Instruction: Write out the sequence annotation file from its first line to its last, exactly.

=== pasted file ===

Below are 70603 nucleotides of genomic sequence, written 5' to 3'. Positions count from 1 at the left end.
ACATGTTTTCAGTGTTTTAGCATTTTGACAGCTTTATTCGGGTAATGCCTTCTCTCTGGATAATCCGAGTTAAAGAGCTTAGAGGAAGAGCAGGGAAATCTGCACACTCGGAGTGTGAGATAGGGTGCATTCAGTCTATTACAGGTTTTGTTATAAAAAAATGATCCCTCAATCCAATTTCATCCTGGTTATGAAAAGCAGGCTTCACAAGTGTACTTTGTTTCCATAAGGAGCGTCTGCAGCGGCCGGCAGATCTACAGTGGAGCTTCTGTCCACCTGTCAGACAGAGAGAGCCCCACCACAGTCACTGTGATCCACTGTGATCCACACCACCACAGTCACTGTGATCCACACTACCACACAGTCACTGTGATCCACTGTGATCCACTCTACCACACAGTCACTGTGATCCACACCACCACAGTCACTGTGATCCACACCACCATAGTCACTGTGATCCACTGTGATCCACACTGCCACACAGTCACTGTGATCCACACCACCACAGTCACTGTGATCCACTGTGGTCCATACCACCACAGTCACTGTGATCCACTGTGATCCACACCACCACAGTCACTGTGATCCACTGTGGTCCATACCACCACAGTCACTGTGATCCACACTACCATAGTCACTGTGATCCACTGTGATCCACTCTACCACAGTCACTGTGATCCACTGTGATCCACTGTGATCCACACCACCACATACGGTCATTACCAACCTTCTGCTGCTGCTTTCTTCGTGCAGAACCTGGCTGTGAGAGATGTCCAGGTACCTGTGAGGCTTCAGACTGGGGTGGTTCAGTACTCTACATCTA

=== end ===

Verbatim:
Below are 70603 nucleotides of genomic sequence, written 5' to 3'. Positions count from 1 at the left end.
ACATGTTTTCAGTGTTTTAGCATTTTGACAGCTTTATTCGGGTAATGCCTTCTCTCTGGATAATCCGAGTTAAAGAGCTTAGAGGAAGAGCAGGGAAATCTGCACACTCGGAGTGTGAGATAGGGTGCATTCAGTCTATTACAGGTTTTGTTATAAAAAAATGATCCCTCAATCCAATTTCATCCTGGTTATGAAAAGCAGGCTTCACAAGTGTACTTTGTTTCCATAAGGAGCGTCTGCAGCGGCCGGCAGATCTACAGTGGAGCTTCTGTCCACCTGTCAGACAGAGAGAGCCCCACCACAGTCACTGTGATCCACTGTGATCCACACCACCACAGTCACTGTGATCCACACTACCACACAGTCACTGTGATCCACTGTGATCCACTCTACCACACAGTCACTGTGATCCACACCACCACAGTCACTGTGATCCACACCACCATAGTCACTGTGATCCACTGTGATCCACACTGCCACACAGTCACTGTGATCCACACCACCACAGTCACTGTGATCCACTGTGGTCCATACCACCACAGTCACTGTGATCCACTGTGATCCACACCACCACAGTCACTGTGATCCACTGTGGTCCATACCACCACAGTCACTGTGATCCACACTACCATAGTCACTGTGATCCACTGTGATCCACTCTACCACAGTCACTGTGATCCACTGTGATCCACTGTGATCCACACCACCACATACGGTCATTACCAACCTTCTGCTGCTGCTTTCTTCGTGCAGAACCTGGCTGTGAGAGATGTCCAGGTACCTGTGAGGCTTCAGACTGGGGTGGTTCAGTACTCTACATCTA